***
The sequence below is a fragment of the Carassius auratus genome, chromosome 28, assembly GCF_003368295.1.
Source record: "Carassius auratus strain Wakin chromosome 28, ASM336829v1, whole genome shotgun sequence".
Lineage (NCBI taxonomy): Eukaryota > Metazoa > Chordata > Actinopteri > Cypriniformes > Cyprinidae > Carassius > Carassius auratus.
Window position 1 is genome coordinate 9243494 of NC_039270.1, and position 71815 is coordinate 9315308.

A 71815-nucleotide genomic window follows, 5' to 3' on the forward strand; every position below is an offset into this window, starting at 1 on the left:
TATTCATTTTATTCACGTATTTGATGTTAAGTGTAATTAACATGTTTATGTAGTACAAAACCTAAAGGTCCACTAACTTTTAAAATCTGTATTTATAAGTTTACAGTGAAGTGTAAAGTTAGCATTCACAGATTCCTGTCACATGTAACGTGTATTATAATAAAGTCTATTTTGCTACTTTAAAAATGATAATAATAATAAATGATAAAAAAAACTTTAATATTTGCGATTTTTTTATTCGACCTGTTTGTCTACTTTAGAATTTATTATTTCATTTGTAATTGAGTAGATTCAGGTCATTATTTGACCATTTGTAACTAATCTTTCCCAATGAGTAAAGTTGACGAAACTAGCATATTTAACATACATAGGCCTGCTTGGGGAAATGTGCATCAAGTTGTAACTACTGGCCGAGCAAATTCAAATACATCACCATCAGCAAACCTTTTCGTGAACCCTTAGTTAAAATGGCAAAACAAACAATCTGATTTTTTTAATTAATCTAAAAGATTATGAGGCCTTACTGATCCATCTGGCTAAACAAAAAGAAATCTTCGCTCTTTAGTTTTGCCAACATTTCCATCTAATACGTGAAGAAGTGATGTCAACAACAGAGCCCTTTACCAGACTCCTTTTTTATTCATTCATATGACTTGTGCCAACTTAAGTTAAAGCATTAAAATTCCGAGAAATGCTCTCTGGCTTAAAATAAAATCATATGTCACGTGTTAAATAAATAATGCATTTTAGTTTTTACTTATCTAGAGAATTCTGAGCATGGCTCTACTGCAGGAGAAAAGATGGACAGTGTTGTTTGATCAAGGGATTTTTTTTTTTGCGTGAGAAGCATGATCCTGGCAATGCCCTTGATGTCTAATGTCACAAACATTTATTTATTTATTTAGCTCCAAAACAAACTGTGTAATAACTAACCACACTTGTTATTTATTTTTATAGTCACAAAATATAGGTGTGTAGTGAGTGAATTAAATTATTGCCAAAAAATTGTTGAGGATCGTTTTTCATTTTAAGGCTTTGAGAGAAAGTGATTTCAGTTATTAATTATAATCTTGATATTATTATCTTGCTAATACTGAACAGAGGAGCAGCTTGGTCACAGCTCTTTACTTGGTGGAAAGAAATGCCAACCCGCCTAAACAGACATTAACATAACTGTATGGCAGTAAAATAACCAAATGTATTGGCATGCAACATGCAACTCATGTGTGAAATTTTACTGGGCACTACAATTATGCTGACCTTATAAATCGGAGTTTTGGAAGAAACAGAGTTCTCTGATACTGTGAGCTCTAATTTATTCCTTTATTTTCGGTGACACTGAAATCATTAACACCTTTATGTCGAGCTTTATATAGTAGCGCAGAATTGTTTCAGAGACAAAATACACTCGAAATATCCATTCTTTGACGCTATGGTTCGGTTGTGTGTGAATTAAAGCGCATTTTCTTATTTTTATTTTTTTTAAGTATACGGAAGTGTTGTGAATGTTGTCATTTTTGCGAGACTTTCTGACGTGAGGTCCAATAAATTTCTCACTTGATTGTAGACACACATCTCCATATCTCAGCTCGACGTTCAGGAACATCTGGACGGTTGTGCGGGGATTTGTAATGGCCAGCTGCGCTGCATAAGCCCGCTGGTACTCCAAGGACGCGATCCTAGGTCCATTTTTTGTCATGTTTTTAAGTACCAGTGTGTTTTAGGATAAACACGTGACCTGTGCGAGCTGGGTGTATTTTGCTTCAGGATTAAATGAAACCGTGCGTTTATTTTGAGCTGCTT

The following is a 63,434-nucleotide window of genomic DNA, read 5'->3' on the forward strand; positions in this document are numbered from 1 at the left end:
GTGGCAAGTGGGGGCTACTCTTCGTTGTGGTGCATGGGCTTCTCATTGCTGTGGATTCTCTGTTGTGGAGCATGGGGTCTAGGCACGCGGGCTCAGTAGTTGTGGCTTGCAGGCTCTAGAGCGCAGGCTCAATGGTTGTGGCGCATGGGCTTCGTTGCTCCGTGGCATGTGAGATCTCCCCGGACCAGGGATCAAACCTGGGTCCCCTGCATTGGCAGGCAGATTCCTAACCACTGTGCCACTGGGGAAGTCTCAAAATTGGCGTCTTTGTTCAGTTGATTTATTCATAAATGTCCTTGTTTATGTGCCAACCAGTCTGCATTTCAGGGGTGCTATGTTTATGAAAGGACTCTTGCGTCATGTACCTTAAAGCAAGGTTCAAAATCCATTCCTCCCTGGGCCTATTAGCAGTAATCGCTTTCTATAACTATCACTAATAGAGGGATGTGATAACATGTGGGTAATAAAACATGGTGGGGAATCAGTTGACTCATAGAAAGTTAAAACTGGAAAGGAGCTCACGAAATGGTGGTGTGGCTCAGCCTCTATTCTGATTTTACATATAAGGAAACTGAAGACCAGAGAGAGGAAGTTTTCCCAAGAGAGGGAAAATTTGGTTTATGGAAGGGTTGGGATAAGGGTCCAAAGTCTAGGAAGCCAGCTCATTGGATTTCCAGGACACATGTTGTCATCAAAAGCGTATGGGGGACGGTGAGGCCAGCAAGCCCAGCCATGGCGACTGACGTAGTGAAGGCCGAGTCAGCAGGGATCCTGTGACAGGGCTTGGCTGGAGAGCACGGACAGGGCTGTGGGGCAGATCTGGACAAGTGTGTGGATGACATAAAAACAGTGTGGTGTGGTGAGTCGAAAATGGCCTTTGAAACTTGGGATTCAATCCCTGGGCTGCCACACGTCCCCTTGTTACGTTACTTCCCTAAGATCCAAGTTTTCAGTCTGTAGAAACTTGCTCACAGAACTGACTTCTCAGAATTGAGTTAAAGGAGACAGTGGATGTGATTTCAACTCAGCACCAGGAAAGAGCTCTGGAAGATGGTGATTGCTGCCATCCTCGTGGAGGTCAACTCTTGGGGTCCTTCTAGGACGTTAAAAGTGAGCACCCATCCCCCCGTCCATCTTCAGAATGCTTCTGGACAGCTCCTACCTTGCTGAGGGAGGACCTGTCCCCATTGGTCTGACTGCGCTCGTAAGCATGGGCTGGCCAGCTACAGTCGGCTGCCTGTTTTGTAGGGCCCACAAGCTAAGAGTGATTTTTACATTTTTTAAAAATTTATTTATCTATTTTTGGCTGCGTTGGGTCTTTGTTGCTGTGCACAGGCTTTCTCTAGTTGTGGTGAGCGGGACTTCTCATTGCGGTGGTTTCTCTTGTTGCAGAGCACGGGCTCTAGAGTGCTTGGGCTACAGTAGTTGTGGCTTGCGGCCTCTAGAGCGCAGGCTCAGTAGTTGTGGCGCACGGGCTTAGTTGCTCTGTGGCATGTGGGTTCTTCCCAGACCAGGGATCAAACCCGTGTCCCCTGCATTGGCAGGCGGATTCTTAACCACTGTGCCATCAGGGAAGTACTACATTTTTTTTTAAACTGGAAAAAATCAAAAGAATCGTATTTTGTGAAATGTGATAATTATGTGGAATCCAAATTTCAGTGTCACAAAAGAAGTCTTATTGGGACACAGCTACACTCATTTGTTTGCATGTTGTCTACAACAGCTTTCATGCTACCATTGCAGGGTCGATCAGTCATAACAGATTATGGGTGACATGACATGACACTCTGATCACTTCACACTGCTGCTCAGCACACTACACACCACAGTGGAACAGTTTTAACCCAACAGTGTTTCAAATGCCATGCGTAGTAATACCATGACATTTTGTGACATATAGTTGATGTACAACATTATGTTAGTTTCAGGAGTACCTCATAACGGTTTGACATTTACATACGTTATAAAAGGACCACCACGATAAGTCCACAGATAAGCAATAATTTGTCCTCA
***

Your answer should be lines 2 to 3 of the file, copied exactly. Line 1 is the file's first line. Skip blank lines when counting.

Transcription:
Source record: "Carassius auratus strain Wakin chromosome 28, ASM336829v1, whole genome shotgun sequence".
Lineage (NCBI taxonomy): Eukaryota > Metazoa > Chordata > Actinopteri > Cypriniformes > Cyprinidae > Carassius > Carassius auratus.